Cube in the Time of Covid with Rotisserie Draft
Rotisserie Draft is somehow the simplest way to draft while breaking established conventions. If you had never drafted before, it might even be what you’d expect a draft to look like. Players spread the whole draft pool face-up, take turns choosing cards one-by-one, build decks, and brawl. There are good reasons Rotisserie Draft isn’t the top draft method for limited and cube players, but that doesn’t mean it isn’t a ton of fun as an occasional treat.
You can Roto draft in paper, but since only one player makes a choice at a time, it’s especially suited for playing asynchronously and remotely. Players can draft on the go, keeping track of picks in a shared spreadsheet. If collaborative spreadsheet building with your friends doesn’t sound like your idea of a good time, our spreadsheet template may change your mind.
Find seven friends. Do a rotisserie draft.
The draft is extremely simple. Typically, eight players participate. Each player in turn drafts a card from the entire cube. Picks are public to the whole table. The draft ends after each player has 45 cards. To mitigate the advantage of taking the first turn, picks snake back and forth rather than continuing in a circle. The first and eighth drafter end up taking two picks in a row. The turn order also adds some very interesting texture to the draft.
The framework that can be adapted for your group. Compared to a booster draft, you get to pick all the best cards first and rarely end up with dead picks, so it’s reasonable reduce the picks to less than 45. You can also switch to double picks later in the draft, once players are in a clear lane, to speed things up.
Practically speaking, to organize an asynchronous draft, it’s important to have a line of communication for all players. Whether through a text thread or a dedicated Discord channel, drafters should notify the next person in the pick order once it’s their turn. More importantly, you’ll need a space for all the inevitable trash talk.
Before starting the draft, decide on the cube you’re drafting and details of the draft. Make sure everyone’s on the same page about how quickly people are expected to take picks. Be prepared for the draft to take a while: at least a week if people are moderately glued to their phone or computer, but potentially much longer.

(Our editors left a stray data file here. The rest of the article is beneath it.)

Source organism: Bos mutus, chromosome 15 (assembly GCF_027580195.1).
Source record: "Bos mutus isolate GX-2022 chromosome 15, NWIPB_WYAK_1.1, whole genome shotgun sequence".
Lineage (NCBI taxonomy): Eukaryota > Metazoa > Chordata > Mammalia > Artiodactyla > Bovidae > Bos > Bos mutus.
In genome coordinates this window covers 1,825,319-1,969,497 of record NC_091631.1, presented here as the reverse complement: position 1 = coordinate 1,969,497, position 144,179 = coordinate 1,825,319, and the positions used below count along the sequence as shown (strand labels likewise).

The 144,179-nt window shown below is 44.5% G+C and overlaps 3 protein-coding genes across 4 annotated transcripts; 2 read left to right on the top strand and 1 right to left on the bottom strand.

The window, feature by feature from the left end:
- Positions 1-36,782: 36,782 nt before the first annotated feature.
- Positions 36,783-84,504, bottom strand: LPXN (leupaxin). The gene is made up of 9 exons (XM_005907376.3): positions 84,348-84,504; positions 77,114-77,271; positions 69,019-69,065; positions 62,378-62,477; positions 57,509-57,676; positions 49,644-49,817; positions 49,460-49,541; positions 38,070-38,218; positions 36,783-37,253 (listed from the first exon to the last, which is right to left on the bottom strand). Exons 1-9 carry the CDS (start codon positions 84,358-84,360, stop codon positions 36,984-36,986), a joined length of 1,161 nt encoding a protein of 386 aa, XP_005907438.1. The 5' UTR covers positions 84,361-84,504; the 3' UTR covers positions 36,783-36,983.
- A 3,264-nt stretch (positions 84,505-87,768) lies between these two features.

You can play your decks any way you like, but in the spirit of keeping things asynchronous, games are usually played in a round robin: a player playing each of the other seven in a best of three match. This lets players organize games at their convenience and get a lot of games out of the decks they’ve invested a lot of time in drafting.
Arguably the most fun part of a rotisserie draft is designing a spreadsheet. We’ve created a template with all the features you need for your draft to go smoothly. You can fill in the blanks and start drafting right away, or take the time to make it your own.
- Auto-fills player names in the draft and matches
- Highlights the next drafter and pick spot
- Validates and auto-completes picks
- Styles picks with the card’s colors
- Checks cards off the cube sheet as they’re taken
- Tallies and graphs game and match wins
To use the template fill in two sets of blanks:
- Player Names on the ‘overview’ sheet. Players will appear in the draft in the listed order, so you’ll likely want to randomize them.
- Cube List on the ‘cube’ sheet. If the cube you’re drafting is on Cube Cobra, you can export the cube as a CSV, open it, and copy the ‘name’, ‘type’, and ‘color’ columns into the template.
One caveat is that card names must be unique for automation to work. If your cube includes duplicate cards, you’ll need to number them. Remember to remove numbers if you’re moving your list somewhere else.
The overview sheet has some blanks intended for information for your players. Use it for a primer, a link to your group’s Discord, or to clarify the rules of the draft.
Beware that many cells include formulas for all the automatic features, including some apparently empty spaces. Personalize your draft sheet, but check empty spaces for formulas before making changes.
The cube list template is long enough to accommodate most cube sizes without any need for copying formulas. You can delete extra rows at the bottom to speed up the sheet.
Google Sheets allows you to protect sheets, allowing viewers to only edit particular cells. Depending on the level of pranksmanship in your playgroup you may want to ‘protect’ the sheets except for the range of draft cells, and the columns of match outcomes on the matches sheet. Just so you don’t end up with a cube with a few more lotuses than you intended.
We hope you have as much fun drafting as we did building the template.
If you have any question or problems with the template, want to contribute improvements, or just want to share a story about your good cube times, don’t hesitate to reach out at [email protected].